Who Gets the Rest of Madoff's Money?

Later this week in the criminal case, the Federal government will either request an extension of the time in which to prepare its case or – and this is less likely – hand-up an indictment or submit to a pre-trial hearing.

Was Madoff Running a Ponzi Scheme?

Madoff made headlines across the world in December when an unsealed criminal complaint in federal court in New York charged that he has been running a decades long Ponzi scheme that defrauded investors of $50 billion dollars.

He was arrested by FBI agents and charged with criminal securities fraud by federal prosecutors in Manhattan. The complaint states that he used "manipulative and deceptive practices" and cites two senior employees in describing how Madoff kept his client records "under lock and key" and how he left them in the dark about how he managed the private client funds. One of those employees, in interviews with the FBI, said that Madoff was "cryptic" in his statements. This, according to clients, is in keeping with the aura that Madoff cultivated among his clients, some of whom have kept funds under management with him for generations.

Just Recently, Madoff Turned Away New Business

A former chairman of NASDAQ, Madoff was an investment advisor who catered to a handful of high net worth clients, one of whom told ABC News that Madoff was so sought after that, as recently as a few months ago, he was turning down potential new business. His handful of clients routinely expected -- and received -- double digit returns, up market or down.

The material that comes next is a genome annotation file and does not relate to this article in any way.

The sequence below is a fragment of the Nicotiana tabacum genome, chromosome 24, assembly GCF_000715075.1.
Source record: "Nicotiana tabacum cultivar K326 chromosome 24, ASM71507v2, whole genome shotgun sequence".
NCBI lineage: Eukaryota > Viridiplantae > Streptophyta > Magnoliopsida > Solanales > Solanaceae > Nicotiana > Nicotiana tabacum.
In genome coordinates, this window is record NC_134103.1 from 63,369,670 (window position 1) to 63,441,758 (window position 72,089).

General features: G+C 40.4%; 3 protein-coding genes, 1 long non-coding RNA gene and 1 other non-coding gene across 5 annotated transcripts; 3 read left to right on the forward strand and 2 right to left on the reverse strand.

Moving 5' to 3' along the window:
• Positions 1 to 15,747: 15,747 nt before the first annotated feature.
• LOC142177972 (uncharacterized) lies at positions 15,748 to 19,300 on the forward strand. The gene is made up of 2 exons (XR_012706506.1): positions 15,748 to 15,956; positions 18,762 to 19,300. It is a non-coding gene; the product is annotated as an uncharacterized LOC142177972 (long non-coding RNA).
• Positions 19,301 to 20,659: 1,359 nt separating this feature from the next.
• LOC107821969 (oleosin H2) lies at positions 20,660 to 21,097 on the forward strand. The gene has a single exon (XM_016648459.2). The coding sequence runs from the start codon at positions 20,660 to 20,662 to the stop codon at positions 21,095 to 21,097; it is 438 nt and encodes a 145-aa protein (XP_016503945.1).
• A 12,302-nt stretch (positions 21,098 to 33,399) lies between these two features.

The firm was the 23rd largest market maker on NASDAQ in October, handling a daily average of about 50 million shares a day. The firm specialized in handling orders from online brokers in some of the largest U.S. companies, including General Electric Co. and Citigroup Inc., Bloomberg News reported.

But on Dec. 10, Madoff allegedly told senior employees at his firm that his entire business was a fraud. According to the federal complaint, Madoff told those employees that he was "finished" and that "it's all one big lie." Madoff estimated "the losses from the fraud to be at least approximately $50 billion," the complaint states.

Click Here for the Investigative Homepage.

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